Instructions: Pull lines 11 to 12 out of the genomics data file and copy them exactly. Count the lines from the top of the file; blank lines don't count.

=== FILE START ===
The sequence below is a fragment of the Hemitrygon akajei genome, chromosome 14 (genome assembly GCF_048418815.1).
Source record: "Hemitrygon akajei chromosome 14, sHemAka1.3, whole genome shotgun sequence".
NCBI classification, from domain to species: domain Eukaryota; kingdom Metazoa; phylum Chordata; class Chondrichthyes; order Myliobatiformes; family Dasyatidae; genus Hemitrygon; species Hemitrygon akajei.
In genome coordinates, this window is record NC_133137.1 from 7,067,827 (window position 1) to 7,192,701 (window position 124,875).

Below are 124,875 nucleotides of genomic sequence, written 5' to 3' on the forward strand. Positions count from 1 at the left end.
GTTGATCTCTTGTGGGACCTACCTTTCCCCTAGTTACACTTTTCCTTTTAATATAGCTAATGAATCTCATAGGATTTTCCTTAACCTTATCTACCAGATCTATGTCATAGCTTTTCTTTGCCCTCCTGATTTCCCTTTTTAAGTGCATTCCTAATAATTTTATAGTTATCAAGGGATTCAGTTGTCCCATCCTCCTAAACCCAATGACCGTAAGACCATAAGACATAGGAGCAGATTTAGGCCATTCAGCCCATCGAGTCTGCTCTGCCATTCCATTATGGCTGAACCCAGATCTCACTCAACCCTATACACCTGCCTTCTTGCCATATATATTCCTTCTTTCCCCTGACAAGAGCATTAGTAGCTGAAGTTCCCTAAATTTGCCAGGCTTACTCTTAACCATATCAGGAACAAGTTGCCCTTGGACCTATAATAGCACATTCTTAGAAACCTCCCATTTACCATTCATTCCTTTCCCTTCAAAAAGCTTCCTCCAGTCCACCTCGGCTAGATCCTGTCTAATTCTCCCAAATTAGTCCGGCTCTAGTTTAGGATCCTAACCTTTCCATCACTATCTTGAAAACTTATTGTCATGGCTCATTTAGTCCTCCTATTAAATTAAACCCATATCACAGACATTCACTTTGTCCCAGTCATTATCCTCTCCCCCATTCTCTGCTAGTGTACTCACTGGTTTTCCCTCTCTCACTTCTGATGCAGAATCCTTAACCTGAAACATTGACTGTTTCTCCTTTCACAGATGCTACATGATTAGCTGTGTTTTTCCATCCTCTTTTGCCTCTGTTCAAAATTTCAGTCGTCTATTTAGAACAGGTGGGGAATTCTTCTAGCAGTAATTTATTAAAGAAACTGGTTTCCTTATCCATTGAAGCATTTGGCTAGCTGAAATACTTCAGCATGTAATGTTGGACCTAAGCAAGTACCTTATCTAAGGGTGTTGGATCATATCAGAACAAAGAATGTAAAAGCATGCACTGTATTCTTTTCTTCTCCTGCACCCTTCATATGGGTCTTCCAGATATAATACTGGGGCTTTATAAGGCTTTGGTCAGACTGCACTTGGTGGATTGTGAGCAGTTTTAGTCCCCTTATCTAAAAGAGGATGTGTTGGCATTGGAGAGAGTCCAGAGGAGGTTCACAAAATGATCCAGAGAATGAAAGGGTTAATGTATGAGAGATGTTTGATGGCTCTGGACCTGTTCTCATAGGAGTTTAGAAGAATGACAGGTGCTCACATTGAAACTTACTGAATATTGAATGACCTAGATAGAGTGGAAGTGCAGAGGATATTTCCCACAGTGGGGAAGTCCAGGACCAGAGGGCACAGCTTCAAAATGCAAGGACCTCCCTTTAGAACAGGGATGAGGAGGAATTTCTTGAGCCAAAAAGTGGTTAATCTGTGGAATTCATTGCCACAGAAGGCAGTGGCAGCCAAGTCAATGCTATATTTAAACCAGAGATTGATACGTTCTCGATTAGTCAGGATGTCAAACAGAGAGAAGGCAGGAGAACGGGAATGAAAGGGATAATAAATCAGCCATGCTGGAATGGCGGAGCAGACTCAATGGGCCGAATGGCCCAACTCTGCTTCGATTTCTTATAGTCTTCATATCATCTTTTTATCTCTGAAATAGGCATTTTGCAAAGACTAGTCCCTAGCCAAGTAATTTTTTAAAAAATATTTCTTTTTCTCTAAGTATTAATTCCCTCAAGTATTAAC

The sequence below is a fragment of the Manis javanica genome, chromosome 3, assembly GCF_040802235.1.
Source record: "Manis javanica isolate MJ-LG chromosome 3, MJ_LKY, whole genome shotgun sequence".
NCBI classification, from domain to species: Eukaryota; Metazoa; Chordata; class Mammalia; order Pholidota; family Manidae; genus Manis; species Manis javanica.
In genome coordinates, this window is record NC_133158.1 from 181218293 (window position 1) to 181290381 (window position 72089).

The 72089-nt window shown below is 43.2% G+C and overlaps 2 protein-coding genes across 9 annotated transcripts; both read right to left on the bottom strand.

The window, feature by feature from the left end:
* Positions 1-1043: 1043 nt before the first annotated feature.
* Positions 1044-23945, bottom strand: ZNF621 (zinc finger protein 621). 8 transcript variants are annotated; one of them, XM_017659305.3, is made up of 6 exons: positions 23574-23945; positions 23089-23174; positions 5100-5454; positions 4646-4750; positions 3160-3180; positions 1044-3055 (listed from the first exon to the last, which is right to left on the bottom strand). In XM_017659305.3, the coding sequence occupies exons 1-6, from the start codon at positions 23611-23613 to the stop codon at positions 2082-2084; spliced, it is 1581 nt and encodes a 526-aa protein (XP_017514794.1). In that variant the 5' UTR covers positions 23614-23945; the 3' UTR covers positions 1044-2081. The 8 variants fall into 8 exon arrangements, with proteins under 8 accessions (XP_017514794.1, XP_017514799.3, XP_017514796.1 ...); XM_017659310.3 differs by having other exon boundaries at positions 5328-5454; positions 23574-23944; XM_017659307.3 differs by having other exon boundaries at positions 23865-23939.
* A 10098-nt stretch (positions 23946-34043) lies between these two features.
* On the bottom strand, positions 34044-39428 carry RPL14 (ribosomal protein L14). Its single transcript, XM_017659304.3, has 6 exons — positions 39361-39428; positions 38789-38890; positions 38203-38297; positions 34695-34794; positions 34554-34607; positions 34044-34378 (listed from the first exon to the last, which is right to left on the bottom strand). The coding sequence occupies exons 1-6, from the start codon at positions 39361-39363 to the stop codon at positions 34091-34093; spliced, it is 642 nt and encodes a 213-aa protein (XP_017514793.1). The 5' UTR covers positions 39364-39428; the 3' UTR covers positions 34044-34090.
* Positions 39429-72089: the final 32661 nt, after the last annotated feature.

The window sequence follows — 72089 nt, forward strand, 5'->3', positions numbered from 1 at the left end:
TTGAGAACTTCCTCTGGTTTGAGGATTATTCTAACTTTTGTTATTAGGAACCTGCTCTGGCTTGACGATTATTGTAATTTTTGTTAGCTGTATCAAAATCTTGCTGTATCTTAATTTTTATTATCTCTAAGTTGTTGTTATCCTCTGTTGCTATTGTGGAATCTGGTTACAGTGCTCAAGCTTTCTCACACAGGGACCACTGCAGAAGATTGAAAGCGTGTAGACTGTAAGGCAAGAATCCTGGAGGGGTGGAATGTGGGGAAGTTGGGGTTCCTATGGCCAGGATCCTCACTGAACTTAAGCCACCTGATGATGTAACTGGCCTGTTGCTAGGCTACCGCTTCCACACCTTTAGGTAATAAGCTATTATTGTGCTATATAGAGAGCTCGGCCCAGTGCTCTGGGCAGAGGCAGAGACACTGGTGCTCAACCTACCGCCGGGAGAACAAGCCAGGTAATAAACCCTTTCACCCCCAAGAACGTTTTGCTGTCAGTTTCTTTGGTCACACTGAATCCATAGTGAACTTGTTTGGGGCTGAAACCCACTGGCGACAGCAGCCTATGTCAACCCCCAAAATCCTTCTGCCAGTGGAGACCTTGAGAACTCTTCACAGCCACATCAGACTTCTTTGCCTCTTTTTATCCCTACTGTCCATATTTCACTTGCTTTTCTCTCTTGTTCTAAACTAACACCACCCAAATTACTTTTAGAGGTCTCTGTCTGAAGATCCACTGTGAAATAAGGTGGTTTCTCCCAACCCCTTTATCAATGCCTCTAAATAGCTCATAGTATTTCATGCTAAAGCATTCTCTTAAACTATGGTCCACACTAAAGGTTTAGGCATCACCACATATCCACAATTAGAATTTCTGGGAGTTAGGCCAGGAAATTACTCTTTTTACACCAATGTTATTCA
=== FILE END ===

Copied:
The 72089-nt window shown below is 43.2% G+C and overlaps 2 protein-coding genes across 9 annotated transcripts; both read right to left on the bottom strand.

The window, feature by feature from the left end: